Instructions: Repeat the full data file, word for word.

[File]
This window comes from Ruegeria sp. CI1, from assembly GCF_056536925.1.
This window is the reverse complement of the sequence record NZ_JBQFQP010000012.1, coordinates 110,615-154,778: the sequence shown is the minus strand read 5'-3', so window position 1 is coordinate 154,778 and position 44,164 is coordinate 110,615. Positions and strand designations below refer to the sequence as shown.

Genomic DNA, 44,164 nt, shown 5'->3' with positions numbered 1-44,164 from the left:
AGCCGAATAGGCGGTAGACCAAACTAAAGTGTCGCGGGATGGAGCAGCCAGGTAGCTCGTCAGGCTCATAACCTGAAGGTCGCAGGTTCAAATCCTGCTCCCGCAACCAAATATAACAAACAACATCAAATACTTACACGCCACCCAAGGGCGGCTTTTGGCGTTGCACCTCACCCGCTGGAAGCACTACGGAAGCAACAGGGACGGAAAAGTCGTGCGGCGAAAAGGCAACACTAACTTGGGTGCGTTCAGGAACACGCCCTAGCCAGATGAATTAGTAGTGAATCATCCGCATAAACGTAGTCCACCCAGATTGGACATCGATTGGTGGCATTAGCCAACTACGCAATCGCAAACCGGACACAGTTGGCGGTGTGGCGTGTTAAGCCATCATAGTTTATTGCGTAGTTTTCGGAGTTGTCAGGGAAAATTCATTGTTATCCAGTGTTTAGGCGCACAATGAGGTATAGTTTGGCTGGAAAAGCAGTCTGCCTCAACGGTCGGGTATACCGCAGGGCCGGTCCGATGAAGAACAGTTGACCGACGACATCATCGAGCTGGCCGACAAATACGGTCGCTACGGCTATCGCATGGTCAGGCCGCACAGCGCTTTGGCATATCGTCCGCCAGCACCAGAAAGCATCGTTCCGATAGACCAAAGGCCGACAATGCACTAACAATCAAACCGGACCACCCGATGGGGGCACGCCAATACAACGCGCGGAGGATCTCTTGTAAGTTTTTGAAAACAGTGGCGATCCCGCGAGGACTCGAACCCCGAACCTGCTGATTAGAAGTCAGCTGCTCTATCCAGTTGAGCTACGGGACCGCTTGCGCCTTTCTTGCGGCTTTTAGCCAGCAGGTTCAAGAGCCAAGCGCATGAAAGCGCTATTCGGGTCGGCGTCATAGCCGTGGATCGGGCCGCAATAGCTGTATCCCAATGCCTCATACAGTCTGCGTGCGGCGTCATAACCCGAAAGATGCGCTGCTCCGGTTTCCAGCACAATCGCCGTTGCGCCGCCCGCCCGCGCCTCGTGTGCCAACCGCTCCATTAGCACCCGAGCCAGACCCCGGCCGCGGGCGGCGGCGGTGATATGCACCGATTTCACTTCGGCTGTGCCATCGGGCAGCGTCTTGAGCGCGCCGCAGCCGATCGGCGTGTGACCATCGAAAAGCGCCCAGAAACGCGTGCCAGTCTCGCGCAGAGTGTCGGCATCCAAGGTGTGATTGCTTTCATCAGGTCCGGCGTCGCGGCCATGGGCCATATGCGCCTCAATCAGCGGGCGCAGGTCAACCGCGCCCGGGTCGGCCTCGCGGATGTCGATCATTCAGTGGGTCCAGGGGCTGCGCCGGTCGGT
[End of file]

This window comes from Ruegeria sp. CI1, from assembly GCF_056536925.1.
This window is the reverse complement of the sequence record NZ_JBQFQP010000012.1, coordinates 110,615-154,778: the sequence shown is the minus strand read 5'-3', so window position 1 is coordinate 154,778 and position 44,164 is coordinate 110,615. Positions and strand designations below refer to the sequence as shown.

Genomic DNA, 44,164 nt, shown 5'->3' with positions numbered 1-44,164 from the left:
AGCCGAATAGGCGGTAGACCAAACTAAAGTGTCGCGGGATGGAGCAGCCAGGTAGCTCGTCAGGCTCATAACCTGAAGGTCGCAGGTTCAAATCCTGCTCCCGCAACCAAATATAACAAACAACATCAAATACTTACACGCCACCCAAGGGCGGCTTTTGGCGTTGCACCTCACCCGCTGGAAGCACTACGGAAGCAACAGGGACGGAAAAGTCGTGCGGCGAAAAGGCAACACTAACTTGGGTGCGTTCAGGAACACGCCCTAGCCAGATGAATTAGTAGTGAATCATCCGCATAAACGTAGTCCACCCAGATTGGACATCGATTGGTGGCATTAGCCAACTACGCAATCGCAAACCGGACACAGTTGGCGGTGTGGCGTGTTAAGCCATCATAGTTTATTGCGTAGTTTTCGGAGTTGTCAGGGAAAATTCATTGTTATCCAGTGTTTAGGCGCACAATGAGGTATAGTTTGGCTGGAAAAGCAGTCTGCCTCAACGGTCGGGTATACCGCAGGGCCGGTCCGATGAAGAACAGTTGACCGACGACATCATCGAGCTGGCCGACAAATACGGTCGCTACGGCTATCGCATGGTCAGGCCGCACAGCGCTTTGGCATATCGTCCGCCAGCACCAGAAAGCATCGTTCCGATAGACCAAAGGCCGACAATGCACTAACAATCAAACCGGACCACCCGATGGGGGCACGCCAATACAACGCGCGGAGGATCTCTTGTAAGTTTTTGAAAACAGTGGCGATCCCGCGAGGACTCGAACCCCGAACCTGCTGATTAGAAGTCAGCTGCTCTATCCAGTTGAGCTACGGGACCGCTTGCGCCTTTCTTGCGGCTTTTAGCCAGCAGGTTCAAGAGCCAAGCGCATGAAAGCGCTATTCGGGTCGGCGTCATAGCCGTGGATCGGGCCGCAATAGCTGTATCCCAATGCCTCATACAGTCTGCGTGCGGCGTCATAACCCGAAAGATGCGCTGCTCCGGTTTCCAGCACAATCGCCGTTGCGCCGCCCGCCCGCGCCTCGTGTGCCAACCGCTCCATTAGCACCCGAGCCAGACCCCGGCCGCGGGCGGCGGCGGTGATATGCACCGATTTCACTTCGGCTGTGCCATCGGGCAGCGTCTTGAGCGCGCCGCAGCCGATCGGCGTGTGACCATCGAAAAGCGCCCAGAAACGCGTGCCAGTCTCGCGCAGAGTGTCGGCATCCAAGGTGTGATTGCTTTCATCAGGTCCGGCGTCGCGGCCATGGGCCATATGCGCCTCAATCAGCGGGCGCAGGTCAACCGCGCCCGGGTCGGCCTCGCGGATGTCGATCATTCAGTGGGTCCAGGGGCTGCGCCGGTCGGT